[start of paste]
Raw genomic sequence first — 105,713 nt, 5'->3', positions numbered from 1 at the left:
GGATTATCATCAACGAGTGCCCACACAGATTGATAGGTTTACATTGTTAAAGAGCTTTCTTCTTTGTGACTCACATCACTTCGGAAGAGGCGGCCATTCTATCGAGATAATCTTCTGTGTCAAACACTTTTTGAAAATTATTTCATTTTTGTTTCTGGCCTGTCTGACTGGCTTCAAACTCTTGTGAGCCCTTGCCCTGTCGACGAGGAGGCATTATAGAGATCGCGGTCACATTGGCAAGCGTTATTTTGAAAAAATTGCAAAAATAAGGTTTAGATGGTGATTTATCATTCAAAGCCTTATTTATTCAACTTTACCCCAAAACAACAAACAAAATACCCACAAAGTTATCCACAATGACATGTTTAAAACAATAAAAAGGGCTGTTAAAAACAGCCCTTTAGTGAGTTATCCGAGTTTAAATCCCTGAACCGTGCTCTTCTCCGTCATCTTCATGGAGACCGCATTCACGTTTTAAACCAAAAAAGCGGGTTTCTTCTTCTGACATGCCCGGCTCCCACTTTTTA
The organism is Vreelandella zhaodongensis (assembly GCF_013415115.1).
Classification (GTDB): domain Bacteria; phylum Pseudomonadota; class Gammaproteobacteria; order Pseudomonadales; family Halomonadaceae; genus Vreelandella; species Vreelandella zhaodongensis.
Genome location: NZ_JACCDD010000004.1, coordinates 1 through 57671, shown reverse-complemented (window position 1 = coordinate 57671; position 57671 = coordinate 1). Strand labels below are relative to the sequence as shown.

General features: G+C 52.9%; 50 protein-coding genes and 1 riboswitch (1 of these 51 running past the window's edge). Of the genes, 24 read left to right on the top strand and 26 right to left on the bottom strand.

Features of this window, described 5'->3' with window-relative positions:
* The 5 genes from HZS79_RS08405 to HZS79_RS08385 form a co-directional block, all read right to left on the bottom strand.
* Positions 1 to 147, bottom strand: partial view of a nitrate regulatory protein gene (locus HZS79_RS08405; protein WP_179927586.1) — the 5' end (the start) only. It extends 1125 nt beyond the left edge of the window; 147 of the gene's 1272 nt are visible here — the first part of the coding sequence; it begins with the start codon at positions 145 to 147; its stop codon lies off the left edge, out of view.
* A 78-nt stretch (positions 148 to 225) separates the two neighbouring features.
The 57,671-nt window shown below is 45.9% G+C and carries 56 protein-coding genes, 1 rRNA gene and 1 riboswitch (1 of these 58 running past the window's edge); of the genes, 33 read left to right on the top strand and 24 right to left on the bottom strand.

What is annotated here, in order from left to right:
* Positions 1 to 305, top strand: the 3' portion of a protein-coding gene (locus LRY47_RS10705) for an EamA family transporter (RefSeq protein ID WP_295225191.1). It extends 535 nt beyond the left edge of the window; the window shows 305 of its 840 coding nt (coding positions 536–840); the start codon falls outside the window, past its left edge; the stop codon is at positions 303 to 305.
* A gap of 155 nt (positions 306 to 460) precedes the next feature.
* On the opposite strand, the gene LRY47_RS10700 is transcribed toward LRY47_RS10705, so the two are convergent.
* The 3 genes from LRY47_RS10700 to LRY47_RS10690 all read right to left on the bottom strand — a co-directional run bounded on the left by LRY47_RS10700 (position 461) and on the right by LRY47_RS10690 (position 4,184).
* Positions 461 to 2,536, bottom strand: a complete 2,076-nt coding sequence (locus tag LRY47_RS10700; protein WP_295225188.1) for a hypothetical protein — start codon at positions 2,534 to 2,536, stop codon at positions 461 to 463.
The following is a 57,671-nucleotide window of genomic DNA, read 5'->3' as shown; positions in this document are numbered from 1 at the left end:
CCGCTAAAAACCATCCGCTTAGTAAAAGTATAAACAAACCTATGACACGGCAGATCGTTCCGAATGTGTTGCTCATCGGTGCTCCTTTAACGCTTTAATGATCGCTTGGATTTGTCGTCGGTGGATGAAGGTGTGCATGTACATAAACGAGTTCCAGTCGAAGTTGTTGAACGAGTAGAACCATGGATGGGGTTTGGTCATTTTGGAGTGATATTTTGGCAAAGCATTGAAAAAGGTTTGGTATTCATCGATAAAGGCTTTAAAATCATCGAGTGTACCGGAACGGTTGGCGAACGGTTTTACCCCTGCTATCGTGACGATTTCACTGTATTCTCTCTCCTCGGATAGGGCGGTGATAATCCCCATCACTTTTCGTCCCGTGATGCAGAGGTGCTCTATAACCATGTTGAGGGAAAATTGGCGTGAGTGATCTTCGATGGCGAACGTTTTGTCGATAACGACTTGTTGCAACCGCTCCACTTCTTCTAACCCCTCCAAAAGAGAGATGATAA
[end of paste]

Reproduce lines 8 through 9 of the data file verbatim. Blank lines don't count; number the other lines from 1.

* The 5 genes from HZS79_RS08405 to HZS79_RS08385 form a co-directional block, all read right to left on the bottom strand.
* Positions 1 to 147, bottom strand: partial view of a nitrate regulatory protein gene (locus HZS79_RS08405; protein WP_179927586.1) — the 5' end (the start) only. It extends 1125 nt beyond the left edge of the window; 147 of the gene's 1272 nt are visible here — the first part of the coding sequence; it begins with the start codon at positions 145 to 147; its stop codon lies off the left edge, out of view.